As hundreds of millions of Indians prepare to vote in a new government this year, Facebook is making sure its users in the country know political ads when they see them.
Starting Thursday, Facebook (FB) users in India will see disclaimers on ads that feature politicians, parties, elections or particular pieces of legislation, the company announced.
Those ads will carry labels identifying who published or paid for them, along with more details about the pages running the ads. Indian political advertisers have been required to verify their identity and location with Facebook since December.
Facebook users can also look up political ads in a searchable library, which will show how many impressions an ad made, which demographic groups it reached and how much was spent on it.
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Facebook has come under intense scrutiny from Congress, US federal investigators, and the media, after it emerged that Russian government-linked operatives manipulated its platform to target Americans during the 2016 US presidential election. The company has taken several measures since then to ensure it is not exploited, including hiring thousands of moderators and investing in artificial intelligence.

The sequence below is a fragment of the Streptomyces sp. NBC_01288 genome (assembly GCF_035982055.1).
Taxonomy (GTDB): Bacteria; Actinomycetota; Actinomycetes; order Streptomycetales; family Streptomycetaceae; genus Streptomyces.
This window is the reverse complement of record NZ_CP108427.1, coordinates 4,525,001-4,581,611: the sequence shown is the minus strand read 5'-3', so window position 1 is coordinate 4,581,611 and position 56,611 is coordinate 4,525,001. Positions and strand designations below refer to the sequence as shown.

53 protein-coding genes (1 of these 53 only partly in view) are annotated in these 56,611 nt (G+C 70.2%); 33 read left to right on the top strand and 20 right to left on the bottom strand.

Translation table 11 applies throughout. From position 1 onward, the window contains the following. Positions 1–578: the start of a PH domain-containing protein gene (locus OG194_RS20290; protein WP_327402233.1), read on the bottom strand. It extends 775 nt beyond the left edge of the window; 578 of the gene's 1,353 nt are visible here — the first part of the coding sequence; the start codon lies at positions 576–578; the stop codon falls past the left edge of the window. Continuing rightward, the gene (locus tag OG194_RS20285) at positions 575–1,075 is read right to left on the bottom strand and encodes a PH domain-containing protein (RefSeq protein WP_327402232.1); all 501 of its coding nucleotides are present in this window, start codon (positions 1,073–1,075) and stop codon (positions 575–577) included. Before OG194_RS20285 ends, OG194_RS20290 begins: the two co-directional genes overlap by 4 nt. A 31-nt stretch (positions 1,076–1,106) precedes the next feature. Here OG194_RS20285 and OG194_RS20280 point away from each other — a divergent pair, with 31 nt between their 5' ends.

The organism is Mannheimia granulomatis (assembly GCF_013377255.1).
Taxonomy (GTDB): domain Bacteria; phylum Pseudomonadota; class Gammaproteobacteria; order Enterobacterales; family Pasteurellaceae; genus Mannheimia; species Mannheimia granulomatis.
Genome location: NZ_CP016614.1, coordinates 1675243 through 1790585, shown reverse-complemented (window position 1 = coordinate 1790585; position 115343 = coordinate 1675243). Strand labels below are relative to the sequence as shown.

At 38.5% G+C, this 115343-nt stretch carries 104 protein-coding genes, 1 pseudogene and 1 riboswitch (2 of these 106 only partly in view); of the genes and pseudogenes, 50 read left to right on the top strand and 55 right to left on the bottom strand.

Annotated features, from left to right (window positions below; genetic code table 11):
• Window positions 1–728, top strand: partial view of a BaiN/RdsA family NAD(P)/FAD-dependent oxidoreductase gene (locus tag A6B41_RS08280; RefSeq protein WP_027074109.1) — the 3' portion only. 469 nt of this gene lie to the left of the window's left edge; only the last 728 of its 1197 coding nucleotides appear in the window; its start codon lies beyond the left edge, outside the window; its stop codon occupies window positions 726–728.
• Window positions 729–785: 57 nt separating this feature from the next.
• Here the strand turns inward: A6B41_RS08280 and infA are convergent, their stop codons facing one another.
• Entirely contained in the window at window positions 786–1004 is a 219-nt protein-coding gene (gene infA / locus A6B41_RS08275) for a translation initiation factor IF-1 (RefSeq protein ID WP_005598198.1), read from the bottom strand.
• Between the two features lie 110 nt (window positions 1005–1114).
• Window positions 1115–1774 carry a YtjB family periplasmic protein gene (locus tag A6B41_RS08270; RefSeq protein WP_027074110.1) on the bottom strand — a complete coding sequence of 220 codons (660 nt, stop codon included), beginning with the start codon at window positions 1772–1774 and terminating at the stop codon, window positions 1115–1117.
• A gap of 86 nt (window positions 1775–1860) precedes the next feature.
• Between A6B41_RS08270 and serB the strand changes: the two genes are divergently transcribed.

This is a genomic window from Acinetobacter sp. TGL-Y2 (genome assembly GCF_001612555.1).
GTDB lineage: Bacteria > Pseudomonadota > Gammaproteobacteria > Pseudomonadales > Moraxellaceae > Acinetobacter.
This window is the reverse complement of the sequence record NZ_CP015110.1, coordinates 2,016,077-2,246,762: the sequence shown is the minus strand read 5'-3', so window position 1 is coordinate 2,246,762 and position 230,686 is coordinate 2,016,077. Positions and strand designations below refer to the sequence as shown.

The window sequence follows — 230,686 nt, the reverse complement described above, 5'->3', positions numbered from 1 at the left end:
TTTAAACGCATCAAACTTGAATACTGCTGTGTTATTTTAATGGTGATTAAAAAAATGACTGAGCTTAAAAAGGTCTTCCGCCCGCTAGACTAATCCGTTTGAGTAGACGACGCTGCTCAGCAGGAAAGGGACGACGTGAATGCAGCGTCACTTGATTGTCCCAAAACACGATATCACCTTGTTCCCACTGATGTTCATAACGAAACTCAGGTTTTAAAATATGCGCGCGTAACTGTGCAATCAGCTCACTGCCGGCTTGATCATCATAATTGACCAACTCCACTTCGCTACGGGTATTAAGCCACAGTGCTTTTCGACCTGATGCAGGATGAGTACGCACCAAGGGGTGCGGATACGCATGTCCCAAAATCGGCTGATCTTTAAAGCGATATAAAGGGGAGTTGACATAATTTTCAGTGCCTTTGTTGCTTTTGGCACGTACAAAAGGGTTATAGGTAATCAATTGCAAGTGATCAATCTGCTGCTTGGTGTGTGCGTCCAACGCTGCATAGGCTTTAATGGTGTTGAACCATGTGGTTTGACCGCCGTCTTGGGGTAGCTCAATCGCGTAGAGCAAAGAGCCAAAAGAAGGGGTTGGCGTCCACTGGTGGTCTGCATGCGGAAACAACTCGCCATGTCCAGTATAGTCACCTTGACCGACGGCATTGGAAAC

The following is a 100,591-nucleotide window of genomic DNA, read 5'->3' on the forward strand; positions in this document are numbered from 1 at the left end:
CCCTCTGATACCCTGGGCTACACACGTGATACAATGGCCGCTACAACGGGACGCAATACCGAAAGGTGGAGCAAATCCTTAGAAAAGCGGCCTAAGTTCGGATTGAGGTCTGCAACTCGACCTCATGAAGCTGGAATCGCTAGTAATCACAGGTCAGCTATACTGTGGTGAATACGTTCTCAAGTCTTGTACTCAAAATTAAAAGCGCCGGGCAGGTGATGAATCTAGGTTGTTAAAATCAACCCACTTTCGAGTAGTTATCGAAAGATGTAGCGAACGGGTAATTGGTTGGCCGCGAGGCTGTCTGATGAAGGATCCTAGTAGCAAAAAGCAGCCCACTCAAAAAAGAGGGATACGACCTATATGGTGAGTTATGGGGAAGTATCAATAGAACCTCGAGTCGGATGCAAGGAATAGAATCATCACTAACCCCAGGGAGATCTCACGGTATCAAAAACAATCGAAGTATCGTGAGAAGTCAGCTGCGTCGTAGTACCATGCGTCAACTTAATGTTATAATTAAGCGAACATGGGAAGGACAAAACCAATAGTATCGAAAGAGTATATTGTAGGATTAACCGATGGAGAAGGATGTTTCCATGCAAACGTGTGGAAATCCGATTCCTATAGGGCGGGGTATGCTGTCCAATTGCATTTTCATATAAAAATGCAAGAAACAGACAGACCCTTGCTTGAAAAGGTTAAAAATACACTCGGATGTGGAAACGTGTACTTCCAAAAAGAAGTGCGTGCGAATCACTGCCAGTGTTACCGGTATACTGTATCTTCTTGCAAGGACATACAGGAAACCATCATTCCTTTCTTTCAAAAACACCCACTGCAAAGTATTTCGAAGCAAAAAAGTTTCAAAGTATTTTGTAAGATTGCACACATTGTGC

It has also extended its efforts to national polls around the world, announcing it would not accept political ads from outside Nigeria ahead of the country’s presidential vote later this month.
India’s election, the world’s biggest, will see social media play a huge role, and Facebook’s latest efforts are an attempt at heading off abuse of its platform.
The new advertising measures, which also apply to Instagram, have already been deployed in countries such as the United States, the United Kingdom and Brazil.
“We’re committed to creating a new standard of transparency and authenticity for political advertising,” Facebook product manager Sarah Schiff and Shivnath Thukral, the company’s public policy director in India, said in a statement. “Ahead of India’s general elections, we’re making big changes.”
Facebook’s most popular product in India is its mobile messaging service WhatsApp. India is WhatsApp’s biggest market, with more than 200 million users out of 1.5 billion globally, but the platform has come under fire after viral hoax messages caused several lynchings last year.
WhatsApp is stepping up its use of artificial intelligence to detect and block accounts that send mass messages ahead of the election, and has warned political parties it will ban any accounts that spread politically-motivated spam, it said earlier this week.